So the personal and financial costs are tough to bear, on you and your family.

Planning A Defense For Aging

What can be done about it? A few suggestions:

1.     Plan in advance, before you start losing your health. Health issues start to spiral, and it is difficult to make decisions on where and how we want to live when we are ill.

2.     Know the financial impact of assisted living or home care in your area.

3.     Make every effort to improve your health.  We know that staying healthy is infinitely better on your body and wallet, than treating a disease. Exercise, limit stress, eat a healthy diet.

4.     Take Calcium-AKG. What’s that? Studies in mammals, conducted at the Buck Institute for Research on Aging and the University of Singapore, have shown that Calcium Alpha-Ketoglutarate, works four different ways on modulating known aging pathways.

The results of the tests showed an improved lifespan (how long we live) and, more importantly, an increased healthspan (the healthy years in life).

AKG is safe, well-researched and has been shown to play a critical role in Ammonia detoxification, preserving the DNA structure and integrity, blocking or jamming “inflammaging” signals from your cells, and regulating/conserving cellular energy.

5.     Learn the services (and limitations) that your insurance company or government can provide, before you need them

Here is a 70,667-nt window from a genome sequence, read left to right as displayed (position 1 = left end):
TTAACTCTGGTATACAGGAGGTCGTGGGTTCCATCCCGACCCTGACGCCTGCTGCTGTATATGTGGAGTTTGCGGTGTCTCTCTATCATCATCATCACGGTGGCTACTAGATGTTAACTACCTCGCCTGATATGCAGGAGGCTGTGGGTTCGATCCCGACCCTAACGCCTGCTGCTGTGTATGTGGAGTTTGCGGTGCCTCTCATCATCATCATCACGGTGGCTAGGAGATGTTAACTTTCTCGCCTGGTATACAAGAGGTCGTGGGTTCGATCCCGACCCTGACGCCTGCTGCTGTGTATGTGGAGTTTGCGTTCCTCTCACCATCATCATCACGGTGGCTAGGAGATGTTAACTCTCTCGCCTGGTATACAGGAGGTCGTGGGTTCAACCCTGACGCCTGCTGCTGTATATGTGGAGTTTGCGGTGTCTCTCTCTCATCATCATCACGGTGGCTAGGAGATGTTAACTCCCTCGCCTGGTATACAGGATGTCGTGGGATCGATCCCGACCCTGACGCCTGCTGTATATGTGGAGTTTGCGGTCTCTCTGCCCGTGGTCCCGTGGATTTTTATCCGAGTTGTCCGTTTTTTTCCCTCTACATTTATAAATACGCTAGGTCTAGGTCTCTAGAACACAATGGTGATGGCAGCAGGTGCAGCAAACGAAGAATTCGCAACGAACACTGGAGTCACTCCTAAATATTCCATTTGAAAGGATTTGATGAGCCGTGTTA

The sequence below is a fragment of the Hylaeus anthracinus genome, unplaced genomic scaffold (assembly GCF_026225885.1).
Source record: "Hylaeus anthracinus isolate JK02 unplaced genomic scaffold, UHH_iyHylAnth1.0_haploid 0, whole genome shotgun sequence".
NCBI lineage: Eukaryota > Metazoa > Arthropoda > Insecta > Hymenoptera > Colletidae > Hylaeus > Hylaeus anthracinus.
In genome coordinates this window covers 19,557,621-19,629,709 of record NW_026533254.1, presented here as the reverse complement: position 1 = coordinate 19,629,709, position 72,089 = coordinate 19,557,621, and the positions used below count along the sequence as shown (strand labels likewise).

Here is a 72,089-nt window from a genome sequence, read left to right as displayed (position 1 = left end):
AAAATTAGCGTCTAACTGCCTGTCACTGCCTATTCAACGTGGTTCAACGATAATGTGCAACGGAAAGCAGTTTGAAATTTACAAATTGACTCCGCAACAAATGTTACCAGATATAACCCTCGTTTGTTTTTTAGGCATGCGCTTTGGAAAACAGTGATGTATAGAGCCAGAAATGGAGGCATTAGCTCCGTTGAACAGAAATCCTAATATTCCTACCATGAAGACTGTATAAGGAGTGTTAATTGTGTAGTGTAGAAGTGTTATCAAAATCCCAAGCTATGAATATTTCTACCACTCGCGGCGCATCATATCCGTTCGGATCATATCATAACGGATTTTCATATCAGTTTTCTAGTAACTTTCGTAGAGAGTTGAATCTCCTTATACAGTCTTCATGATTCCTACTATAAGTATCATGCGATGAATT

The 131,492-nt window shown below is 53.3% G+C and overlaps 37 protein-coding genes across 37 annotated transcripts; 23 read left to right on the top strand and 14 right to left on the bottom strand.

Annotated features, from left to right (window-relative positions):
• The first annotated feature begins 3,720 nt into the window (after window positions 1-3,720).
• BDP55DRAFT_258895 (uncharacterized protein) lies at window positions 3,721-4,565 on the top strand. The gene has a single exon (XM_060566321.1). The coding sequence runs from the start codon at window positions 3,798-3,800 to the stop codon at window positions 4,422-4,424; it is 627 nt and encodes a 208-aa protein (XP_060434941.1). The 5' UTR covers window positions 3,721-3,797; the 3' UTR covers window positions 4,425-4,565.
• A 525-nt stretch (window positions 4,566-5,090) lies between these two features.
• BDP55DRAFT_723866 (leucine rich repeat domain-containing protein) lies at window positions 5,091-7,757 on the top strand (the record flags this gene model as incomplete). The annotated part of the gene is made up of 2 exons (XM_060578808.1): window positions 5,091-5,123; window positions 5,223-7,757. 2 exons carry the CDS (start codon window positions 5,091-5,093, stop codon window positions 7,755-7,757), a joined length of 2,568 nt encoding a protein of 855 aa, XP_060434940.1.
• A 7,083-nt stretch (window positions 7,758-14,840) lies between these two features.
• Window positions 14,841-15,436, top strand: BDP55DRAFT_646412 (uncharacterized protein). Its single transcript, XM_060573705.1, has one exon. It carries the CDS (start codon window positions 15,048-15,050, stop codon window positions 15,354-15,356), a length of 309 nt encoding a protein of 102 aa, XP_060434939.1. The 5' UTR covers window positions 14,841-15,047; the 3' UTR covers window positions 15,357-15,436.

6.     Talk openly with your family and doctor, about the options that work best for you. Again, don’t wait until the last minute

Aging brings about many challenges that we and our families inevitably must face.

We increase our risk of age-related diseases, we lose our ability to remain independent, and the impact on our family budgets cannot be ignored.

Fortunately, if we plan ahead, and are aware there are steps we can take at this moment to stay healthy, the personal and financial impacts of getting older, maybe minimized.

Francis Rogers Palmer III, M.D.

A world-renowned expert on aesthetics and facial shaping, Dr. Francis Rogers Palmer III, MD is a board-certified facial plastic surgeon with over 27 years of experience and author. He is an inventor of multiple medical products and devices. Dr. Palmer is an honors graduate of San Diego State University, and received his MD from the University of California – Irvine. He completed fellowships with the American Academy of Facial Plastic and Reconstructive Surgery, and the American Academy of Cosmetic Surgery.Dr. Palmer has appeared on ABC’s The View, CNN, ABC, CBS, NBC and Fox News, Dr. Phil, and Entertainment Tonight. He also has been featured in Allure, Fit, USA Today, Cosmopolitan, US Weekly, People, In Touch, The New York and Los Angeles Times. British magazine Tatler named him “one of the world’s best plastic surgeons.” He is the author of The Palmer Code, What’s Your Number? ®.

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The Blueprint to Resist Aging – Our KEY Discoveries from the Blue Zones and the Buck Institute for Research on Aging